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a1What’s one of the biggest expenses that online retailers face when selling shoes? Returns.

I’m sure you’ve all gone to a shoe store, thinking you knew your shoe size, only to find that the size 10 in Brand A fits the same as a size 9 1/2 in Brand B shoes. Luckily you are at the store to try these on and are able to purchase the shoe which fits your foot the best regardless of its stated size.

Online, however, things do not work this way. If you order a size 10 and it doesn’t fit, you must then ship the shoes all the way back to the shipping facility and then either take a chance on a different size or simply ask for a refund.

The high rate of returns within the e-commerce shoe space is causing many companies to shy away from developing an online presence. One company, Shoefitr, founded in 2010 and soon thereafter funded to the tune of $1.3 million, has been slowly changing the way people buy shoes online, offering a service to online retailers and customers that matches their a2most comfortable shoes with various other styles available to them online.  They do this all via a database of 3D scanned shoes, and in fact have been helping companies like Cole Hann, Nordstrom, and REI sell shoes online for some time now, to what appears to be great success.

This past week, both TechCrunch and Pittsburgh Business Week broke the news that Amazon, the world’s largest e-commerce platform, had acquired Shoefitr for an undisclosed amount. This doesn’t actually come as a surprise, as Amazon seems to be on a mission to make online shopping as effortless and carefree as shopping at a store font.

Amazon is no amateur when it comes to 3D technology. In fact they offer several customizable and made to order products thanks to partnerships with various 3D modeling and printing companies. With their recent interest in 3D printing, this begs the questions of whether or not Amazon themselves may enter the space of 3D printed shoes, or if Shoefitr will simply be integrated into the company’s shoe buying experience by providing suggestions on sizing, hoping to avoid the high return rates seen within the industry. Maybe we will even see their recent patent aimed at 3D printing within delivery trucks put to use in some kind of long-term, mobile 3D shoe printing initiative. Of course this is only a far-fetched guess, but could be something the future may eventually hold.

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It’s pretty likely that over the next several months we will begin seeing at least portions of the Shoefitr platform integrated into the Amazon shopping experience, or the shopping experience of their Zappos subsidiary. By utilizing the vast amount of 3D scanned data that Shoefitr has collected over the last 5 years, Amazon would now be able to provide suggestions to customers prior to an order being confirmed. The question is how far will they take this technology? Could they expand it to clothing brands as well? Could they even use it to manufacture custom shoes or clothing for individuals on a per-order basis? They already dove head first into the 3D printing space to some extent. What if they could allow users to enter one or two of their best fitting shoes, a3suggest the best sizing for their foot, and then 3D print the inner boot of a shoe to fit the customer’s foot nearly perfectly? The customer could then have this inner boot retrofitted with one of their favorite styles if those brands were to participate.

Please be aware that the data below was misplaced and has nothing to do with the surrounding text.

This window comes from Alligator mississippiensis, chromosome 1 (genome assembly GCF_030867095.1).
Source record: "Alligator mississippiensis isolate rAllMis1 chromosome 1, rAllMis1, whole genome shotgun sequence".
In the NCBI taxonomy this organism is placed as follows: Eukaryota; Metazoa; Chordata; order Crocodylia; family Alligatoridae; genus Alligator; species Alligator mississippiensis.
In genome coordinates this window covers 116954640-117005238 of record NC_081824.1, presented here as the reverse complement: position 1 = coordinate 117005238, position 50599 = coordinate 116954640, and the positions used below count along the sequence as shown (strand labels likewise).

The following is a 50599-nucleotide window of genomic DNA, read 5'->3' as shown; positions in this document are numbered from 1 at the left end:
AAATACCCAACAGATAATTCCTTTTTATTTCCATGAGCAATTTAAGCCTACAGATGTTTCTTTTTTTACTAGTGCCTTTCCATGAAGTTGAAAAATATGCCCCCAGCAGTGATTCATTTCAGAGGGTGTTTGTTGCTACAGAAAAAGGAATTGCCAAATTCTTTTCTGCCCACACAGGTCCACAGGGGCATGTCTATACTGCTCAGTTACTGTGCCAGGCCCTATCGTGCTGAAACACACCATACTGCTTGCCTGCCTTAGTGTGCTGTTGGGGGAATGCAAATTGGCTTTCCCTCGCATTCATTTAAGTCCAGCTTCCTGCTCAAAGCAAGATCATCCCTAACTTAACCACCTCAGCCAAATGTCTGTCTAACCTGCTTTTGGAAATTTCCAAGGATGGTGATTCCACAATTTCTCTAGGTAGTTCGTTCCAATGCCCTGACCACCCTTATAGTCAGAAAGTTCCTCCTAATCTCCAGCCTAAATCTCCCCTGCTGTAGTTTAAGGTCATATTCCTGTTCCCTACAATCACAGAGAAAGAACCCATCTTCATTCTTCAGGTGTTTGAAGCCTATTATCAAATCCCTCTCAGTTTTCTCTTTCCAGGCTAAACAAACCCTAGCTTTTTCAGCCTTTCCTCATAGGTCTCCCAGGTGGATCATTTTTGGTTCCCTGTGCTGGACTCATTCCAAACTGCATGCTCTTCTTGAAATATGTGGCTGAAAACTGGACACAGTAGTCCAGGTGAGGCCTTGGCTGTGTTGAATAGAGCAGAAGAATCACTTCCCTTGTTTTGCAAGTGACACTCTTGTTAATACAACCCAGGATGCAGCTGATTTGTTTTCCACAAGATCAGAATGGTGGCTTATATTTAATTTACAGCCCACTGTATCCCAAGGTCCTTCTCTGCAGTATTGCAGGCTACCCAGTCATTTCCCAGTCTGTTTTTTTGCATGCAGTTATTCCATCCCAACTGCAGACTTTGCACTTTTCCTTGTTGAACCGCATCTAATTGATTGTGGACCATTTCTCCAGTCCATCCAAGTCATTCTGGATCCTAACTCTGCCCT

Such a shopping experience is likely still years away; however, through this acquisition, combined with Amazon’s likely interest in expanding their 3D printing footprint, this kind of experience may be here sooner rather than later. Platforms, like Shoefitr, which utilize 3D scanning technology to help online shopper feel more confident about their orders, while at the same time reducing the expenses associated with returns, seem to be the future of online shipping.

Let us know your thoughts on this acquisition and what it could mean for online shopping in general. Discuss in the Amazon Acquires Shoefitr forum thread on 3DPB.com.

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